"Banyak" (big / MANY) over-rides the usual plural of tomat-tomat as "banyak" is/are also "many", so the plural for the object(s) becomes redundant.
Punya also does a similar thing.
Re: adj / gram., Bahasa = Bahasa is S P O K:
Subject, predicate, object, keterangan (information).
This almost reverse syntax for En. EN uses logical progression more than contextual spok (that's illogical captain).
eg, Info (K), pred, subj / obj.
Going back to the first, if you're interested in being luar biasa dengan kontol besar enak / kontol besar yang enak, baby (:
eg, Mereka punya banyak buku / Aku punya banyak buku. vs: Mereka punya buku-buku (they have books, not "many") / Aku punya buku-buku (I have books, not "many")
For shorthand - "aku punya buku2" = I have books. Sama2 = ur welcome. You will see this a lot in text.
(Aku cinta gadis-gadisku, goblok, iya dong! :P - I can't "punya" here, as I have used "ku" to show "mine" already)
As for the English, "Big, red tomato(es)" is following the correct syntax, although both "big, red" and "red, big" would be acceptable and understandable.
It is the order of importance of the information that is to be presented (ie, tomatoes are usually red, therefore, this is less important to say - not all tomatoes are big, but the vast majority are red. Therefore, big, red tomatoes - it's both economy and efficiency of communication).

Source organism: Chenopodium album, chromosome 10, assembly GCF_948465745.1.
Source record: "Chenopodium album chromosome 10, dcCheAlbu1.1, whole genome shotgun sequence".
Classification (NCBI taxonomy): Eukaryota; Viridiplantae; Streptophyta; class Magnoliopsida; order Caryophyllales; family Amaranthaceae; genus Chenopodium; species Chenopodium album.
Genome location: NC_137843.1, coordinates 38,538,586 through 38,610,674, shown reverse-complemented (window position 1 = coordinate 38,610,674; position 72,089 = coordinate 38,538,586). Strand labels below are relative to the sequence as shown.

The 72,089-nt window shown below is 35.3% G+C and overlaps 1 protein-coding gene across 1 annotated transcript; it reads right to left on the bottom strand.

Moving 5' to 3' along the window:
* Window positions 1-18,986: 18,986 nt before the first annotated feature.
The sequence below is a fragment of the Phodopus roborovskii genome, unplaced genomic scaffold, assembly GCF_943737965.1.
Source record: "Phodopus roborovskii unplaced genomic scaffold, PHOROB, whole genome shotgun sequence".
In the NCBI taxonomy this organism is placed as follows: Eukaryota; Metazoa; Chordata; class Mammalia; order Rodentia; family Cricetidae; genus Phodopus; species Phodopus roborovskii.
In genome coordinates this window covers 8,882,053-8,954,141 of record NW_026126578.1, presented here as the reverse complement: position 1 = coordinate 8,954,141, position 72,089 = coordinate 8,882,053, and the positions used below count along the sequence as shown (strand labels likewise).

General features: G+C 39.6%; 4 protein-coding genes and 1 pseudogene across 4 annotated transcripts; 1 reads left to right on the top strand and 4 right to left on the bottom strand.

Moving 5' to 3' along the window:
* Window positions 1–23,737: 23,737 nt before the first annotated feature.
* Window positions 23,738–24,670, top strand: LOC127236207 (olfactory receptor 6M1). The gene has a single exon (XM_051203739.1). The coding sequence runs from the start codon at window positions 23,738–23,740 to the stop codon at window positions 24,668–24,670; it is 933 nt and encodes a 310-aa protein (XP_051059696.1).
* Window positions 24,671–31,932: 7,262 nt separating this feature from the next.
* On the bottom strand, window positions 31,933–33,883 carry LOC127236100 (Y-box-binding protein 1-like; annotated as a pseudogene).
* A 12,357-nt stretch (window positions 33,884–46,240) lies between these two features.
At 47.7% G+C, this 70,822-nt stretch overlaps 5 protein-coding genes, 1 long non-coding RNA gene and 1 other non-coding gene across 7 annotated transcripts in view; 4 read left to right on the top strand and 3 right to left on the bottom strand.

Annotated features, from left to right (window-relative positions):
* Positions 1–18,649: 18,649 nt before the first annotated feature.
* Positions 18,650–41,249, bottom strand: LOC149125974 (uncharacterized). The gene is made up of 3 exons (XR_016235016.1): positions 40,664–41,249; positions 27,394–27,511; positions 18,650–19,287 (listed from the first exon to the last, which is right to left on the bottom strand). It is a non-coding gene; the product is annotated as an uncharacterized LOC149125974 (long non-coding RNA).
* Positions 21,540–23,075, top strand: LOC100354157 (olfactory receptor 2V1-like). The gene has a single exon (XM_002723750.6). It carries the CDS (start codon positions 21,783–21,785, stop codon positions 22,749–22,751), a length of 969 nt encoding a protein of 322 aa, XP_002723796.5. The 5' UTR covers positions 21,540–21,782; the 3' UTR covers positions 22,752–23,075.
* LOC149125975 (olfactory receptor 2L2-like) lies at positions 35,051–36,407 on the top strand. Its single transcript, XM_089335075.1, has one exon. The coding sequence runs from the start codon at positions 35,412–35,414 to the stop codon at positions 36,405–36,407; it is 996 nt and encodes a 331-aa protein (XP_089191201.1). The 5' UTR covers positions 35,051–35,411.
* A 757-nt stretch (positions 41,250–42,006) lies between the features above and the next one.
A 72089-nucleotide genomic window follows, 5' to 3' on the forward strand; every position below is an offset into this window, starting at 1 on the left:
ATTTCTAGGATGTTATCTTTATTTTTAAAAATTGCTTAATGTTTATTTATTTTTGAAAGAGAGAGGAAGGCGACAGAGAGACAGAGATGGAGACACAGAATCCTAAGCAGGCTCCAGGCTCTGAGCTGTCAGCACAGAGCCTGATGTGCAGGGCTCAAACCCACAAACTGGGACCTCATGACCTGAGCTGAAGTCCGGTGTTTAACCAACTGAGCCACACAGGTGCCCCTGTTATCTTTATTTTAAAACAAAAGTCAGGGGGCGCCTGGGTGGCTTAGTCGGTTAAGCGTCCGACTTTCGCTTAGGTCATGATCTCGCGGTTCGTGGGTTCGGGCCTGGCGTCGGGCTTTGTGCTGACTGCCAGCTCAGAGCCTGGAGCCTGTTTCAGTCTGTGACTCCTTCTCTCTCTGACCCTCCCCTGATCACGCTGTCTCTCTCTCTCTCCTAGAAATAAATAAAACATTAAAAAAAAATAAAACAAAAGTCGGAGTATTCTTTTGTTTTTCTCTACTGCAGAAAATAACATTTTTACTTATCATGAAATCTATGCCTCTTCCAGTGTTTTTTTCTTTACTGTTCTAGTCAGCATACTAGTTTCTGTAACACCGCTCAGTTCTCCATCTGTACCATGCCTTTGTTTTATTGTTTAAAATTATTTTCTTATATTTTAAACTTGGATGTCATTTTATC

Bahasa, "besar merah tomat" it's not following syntax - it's backwards, due to contextual SPOK. (this is why Star Trek is in English and Indonesia's govt. weren't planning moon landings 60 years ago).
If to say, "Aku punya tomat-tomat" - it sounds strange to many (lit. I have tomatoes, en = ok) If to say, "Aku punya banyak tomat" - it's more correct. (lit. I have many / much / a lot [of] tomato[es], en = hmm) If to say, "tomat-tomat itu punyaku", that's natural. (lit. tomato[es] that have many me, en = wtf??!)
It's not possible to suffix "mereka" in the same way as "aKU" and "kaMU" So:
It becomes, natural, "tomat-tomat itu punya mereka" = they have tomatoes.
SPOK = lit. Tomatoes, that, have, they. (translit to en = backwards! "that/those tomato[es] is/[are] theirs")
If I have big, red tomatoes, then I would say, "aku punya tomat merah besar", as the suffix will not work due to
"have / punya".
Bahasa, like all languages, has some rules of its own that it breaks, same as English, innit? Nowt queer as folk, arr.
Berikan aku kue kering, sekerang juga! / Sekerang juga berikan aku kue kering!